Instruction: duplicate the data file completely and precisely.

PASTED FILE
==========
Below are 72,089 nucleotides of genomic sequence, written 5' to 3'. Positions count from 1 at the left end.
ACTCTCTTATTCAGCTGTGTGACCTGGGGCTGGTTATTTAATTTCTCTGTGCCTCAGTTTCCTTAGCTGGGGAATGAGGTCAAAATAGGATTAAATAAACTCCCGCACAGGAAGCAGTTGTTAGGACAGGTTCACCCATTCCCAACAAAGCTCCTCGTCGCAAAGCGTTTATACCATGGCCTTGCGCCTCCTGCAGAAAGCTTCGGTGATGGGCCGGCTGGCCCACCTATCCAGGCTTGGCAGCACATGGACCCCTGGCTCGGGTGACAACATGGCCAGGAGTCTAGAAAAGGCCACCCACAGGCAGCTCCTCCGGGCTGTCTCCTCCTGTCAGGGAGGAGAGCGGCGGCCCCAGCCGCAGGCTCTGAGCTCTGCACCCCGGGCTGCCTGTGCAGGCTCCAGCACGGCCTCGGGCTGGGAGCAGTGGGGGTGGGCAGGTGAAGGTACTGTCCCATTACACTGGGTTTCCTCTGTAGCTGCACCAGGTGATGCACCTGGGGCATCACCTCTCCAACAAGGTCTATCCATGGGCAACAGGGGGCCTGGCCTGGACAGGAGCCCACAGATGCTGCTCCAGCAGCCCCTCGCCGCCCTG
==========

Below are 72,089 nucleotides of genomic sequence, written 5' to 3'. Positions count from 1 at the left end.
ACTCTCTTATTCAGCTGTGTGACCTGGGGCTGGTTATTTAATTTCTCTGTGCCTCAGTTTCCTTAGCTGGGGAATGAGGTCAAAATAGGATTAAATAAACTCCCGCACAGGAAGCAGTTGTTAGGACAGGTTCACCCATTCCCAACAAAGCTCCTCGTCGCAAAGCGTTTATACCATGGCCTTGCGCCTCCTGCAGAAAGCTTCGGTGATGGGCCGGCTGGCCCACCTATCCAGGCTTGGCAGCACATGGACCCCTGGCTCGGGTGACAACATGGCCAGGAGTCTAGAAAAGGCCACCCACAGGCAGCTCCTCCGGGCTGTCTCCTCCTGTCAGGGAGGAGAGCGGCGGCCCCAGCCGCAGGCTCTGAGCTCTGCACCCCGGGCTGCCTGTGCAGGCTCCAGCACGGCCTCGGGCTGGGAGCAGTGGGGGTGGGCAGGTGAAGGTACTGTCCCATTACACTGGGTTTCCTCTGTAGCTGCACCAGGTGATGCACCTGGGGCATCACCTCTCCAACAAGGTCTATCCATGGGCAACAGGGGGCCTGGCCTGGACAGGAGCCCACAGATGCTGCTCCAGCAGCCCCTCGCCGCCCTG